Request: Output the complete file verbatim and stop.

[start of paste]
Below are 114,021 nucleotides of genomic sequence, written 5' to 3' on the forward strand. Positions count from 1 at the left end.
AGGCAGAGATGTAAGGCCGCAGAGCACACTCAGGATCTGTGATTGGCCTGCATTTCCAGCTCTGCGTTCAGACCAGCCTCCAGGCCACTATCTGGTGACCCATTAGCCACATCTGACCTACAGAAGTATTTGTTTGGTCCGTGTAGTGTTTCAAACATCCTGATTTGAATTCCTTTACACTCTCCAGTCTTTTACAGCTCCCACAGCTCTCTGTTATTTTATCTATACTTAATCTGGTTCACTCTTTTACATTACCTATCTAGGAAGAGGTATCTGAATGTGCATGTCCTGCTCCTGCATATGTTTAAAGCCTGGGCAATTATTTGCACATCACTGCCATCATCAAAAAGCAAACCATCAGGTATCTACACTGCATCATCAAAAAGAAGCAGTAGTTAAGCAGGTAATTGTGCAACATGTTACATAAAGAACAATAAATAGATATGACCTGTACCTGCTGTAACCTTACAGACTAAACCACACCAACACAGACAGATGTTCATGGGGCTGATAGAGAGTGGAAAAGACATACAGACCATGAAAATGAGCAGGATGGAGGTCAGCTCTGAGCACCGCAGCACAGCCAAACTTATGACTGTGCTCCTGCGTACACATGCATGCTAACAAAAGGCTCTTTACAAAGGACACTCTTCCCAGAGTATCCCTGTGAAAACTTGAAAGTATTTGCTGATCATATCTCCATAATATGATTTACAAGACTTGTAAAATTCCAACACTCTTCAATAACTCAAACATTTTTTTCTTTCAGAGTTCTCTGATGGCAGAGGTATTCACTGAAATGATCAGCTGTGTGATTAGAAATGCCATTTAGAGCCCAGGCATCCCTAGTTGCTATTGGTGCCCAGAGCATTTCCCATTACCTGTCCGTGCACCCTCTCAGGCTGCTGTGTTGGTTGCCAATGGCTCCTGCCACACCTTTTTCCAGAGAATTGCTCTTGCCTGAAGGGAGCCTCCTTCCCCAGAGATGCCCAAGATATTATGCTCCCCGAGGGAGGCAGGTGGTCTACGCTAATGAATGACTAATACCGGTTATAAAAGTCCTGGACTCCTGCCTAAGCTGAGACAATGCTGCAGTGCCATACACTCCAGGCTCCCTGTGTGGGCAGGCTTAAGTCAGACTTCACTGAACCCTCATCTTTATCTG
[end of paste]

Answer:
Below are 114,021 nucleotides of genomic sequence, written 5' to 3' on the forward strand. Positions count from 1 at the left end.
AGGCAGAGATGTAAGGCCGCAGAGCACACTCAGGATCTGTGATTGGCCTGCATTTCCAGCTCTGCGTTCAGACCAGCCTCCAGGCCACTATCTGGTGACCCATTAGCCACATCTGACCTACAGAAGTATTTGTTTGGTCCGTGTAGTGTTTCAAACATCCTGATTTGAATTCCTTTACACTCTCCAGTCTTTTACAGCTCCCACAGCTCTCTGTTATTTTATCTATACTTAATCTGGTTCACTCTTTTACATTACCTATCTAGGAAGAGGTATCTGAATGTGCATGTCCTGCTCCTGCATATGTTTAAAGCCTGGGCAATTATTTGCACATCACTGCCATCATCAAAAAGCAAACCATCAGGTATCTACACTGCATCATCAAAAAGAAGCAGTAGTTAAGCAGGTAATTGTGCAACATGTTACATAAAGAACAATAAATAGATATGACCTGTACCTGCTGTAACCTTACAGACTAAACCACACCAACACAGACAGATGTTCATGGGGCTGATAGAGAGTGGAAAAGACATACAGACCATGAAAATGAGCAGGATGGAGGTCAGCTCTGAGCACCGCAGCACAGCCAAACTTATGACTGTGCTCCTGCGTACACATGCATGCTAACAAAAGGCTCTTTACAAAGGACACTCTTCCCAGAGTATCCCTGTGAAAACTTGAAAGTATTTGCTGATCATATCTCCATAATATGATTTACAAGACTTGTAAAATTCCAACACTCTTCAATAACTCAAACATTTTTTTCTTTCAGAGTTCTCTGATGGCAGAGGTATTCACTGAAATGATCAGCTGTGTGATTAGAAATGCCATTTAGAGCCCAGGCATCCCTAGTTGCTATTGGTGCCCAGAGCATTTCCCATTACCTGTCCGTGCACCCTCTCAGGCTGCTGTGTTGGTTGCCAATGGCTCCTGCCACACCTTTTTCCAGAGAATTGCTCTTGCCTGAAGGGAGCCTCCTTCCCCAGAGATGCCCAAGATATTATGCTCCCCGAGGGAGGCAGGTGGTCTACGCTAATGAATGACTAATACCGGTTATAAAAGTCCTGGACTCCTGCCTAAGCTGAGACAATGCTGCAGTGCCATACACTCCAGGCTCCCTGTGTGGGCAGGCTTAAGTCAGACTTCACTGAACCCTCATCTTTATCTG